BOONVILLE — Six months after his death and a year after the project’s initial conception, a tribute album to Bob Dyer is nearing completion.
Folk musicians Cathy Barton and Dave Para, longtime friends of Dyer’s, have been coordinating the effort to record a tribute to Dyer, who died April 11 at age 67. He was known as the “Bard of Boonville” for his style of “songtelling.”
“Cathy and I felt with Bob’s songs, there was room to do things,” Para said. “He rarely picked an instrument break. … The words are what really matters.”
The album has an array of styles, from a Delta blues take on “The Flood Song” to a rollicking, rocking version of “Phantom Black Carriage.”
“Part of the idea was to have Bob’s songs take flight in other people’s arrangements,” Para said.
Initially, Dyer was involved in the project, compiling a list of tracks that he was interested in seeing people record. He personally wanted to record a song that hadn’t been done in a studio setting before.
Win Grace and her husband, Paul, recorded “Here I Go” and donated part of their studio time. Win Grace said the song was inspired by a book on the lost civilization of Atlantis, which Dyer read while he house-sat for the couple 31 years ago.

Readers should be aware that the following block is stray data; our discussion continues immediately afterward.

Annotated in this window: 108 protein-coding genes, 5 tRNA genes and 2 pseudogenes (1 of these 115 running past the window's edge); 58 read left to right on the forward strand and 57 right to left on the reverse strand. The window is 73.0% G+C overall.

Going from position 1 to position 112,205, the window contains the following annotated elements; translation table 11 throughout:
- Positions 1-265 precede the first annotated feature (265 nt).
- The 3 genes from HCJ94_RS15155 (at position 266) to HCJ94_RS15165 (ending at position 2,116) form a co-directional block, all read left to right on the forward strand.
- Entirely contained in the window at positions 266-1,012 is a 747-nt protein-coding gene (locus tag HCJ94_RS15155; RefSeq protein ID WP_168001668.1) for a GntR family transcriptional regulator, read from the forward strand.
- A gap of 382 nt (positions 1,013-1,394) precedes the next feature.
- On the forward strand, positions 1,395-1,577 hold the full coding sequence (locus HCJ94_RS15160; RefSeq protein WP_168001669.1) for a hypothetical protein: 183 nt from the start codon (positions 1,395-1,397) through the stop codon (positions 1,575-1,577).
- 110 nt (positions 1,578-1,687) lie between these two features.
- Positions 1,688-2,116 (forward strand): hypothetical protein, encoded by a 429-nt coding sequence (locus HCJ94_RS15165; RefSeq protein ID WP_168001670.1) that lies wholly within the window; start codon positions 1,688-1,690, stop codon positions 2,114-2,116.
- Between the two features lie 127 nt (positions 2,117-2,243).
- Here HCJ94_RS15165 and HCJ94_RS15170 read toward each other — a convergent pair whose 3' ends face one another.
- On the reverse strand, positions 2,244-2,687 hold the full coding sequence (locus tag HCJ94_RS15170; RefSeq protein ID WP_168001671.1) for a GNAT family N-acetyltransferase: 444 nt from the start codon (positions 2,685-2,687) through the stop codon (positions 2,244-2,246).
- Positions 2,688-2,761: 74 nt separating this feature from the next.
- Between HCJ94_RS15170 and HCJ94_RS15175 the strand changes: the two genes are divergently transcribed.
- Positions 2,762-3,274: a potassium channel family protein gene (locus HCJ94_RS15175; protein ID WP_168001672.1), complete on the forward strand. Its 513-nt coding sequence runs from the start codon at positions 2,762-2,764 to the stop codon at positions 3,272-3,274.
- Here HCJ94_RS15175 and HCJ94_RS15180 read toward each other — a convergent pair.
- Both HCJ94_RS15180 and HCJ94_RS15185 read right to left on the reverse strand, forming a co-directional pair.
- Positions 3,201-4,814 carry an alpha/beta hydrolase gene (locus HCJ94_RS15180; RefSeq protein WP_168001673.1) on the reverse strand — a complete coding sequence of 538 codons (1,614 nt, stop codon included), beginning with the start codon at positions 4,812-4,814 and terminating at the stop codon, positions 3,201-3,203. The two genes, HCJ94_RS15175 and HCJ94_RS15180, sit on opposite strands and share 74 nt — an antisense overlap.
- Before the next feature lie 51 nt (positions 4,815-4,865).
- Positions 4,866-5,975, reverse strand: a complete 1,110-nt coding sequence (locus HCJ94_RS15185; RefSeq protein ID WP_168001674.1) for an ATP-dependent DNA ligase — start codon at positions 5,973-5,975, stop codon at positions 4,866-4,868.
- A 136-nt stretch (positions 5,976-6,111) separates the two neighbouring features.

“It’s a beautiful melody and so appropriate today to the issue of whether or not we will be able to save our planet,” Grace said. “This song hasn’t been recorded by anybody else.”
The two had planned to play the song for Dyer, but he died the day they had planned to play it for him.
The album will also feature a recording of Dyer singing “The Death of Sitting Bull” at the 2003 “Everybody’s Got Love” concert.
“Cathy and I didn’t want to do this whole thing on our own,” Para said. “Sometimes, I wish we had Bob around so we would have arguments. It would have been interesting.”
Barton put on a record from 1982 of her and Ed Trickett, a New England-based folk musician, singing Dyer’s “River of the Big Canoes.”
Para and Barton first heard of Bob Dyer in the late 1970s, when they lived in Columbia. Dyer played in a concert at the Chez coffee house on Hitt Street, and Barton was taken with “River of the Big Canoes.”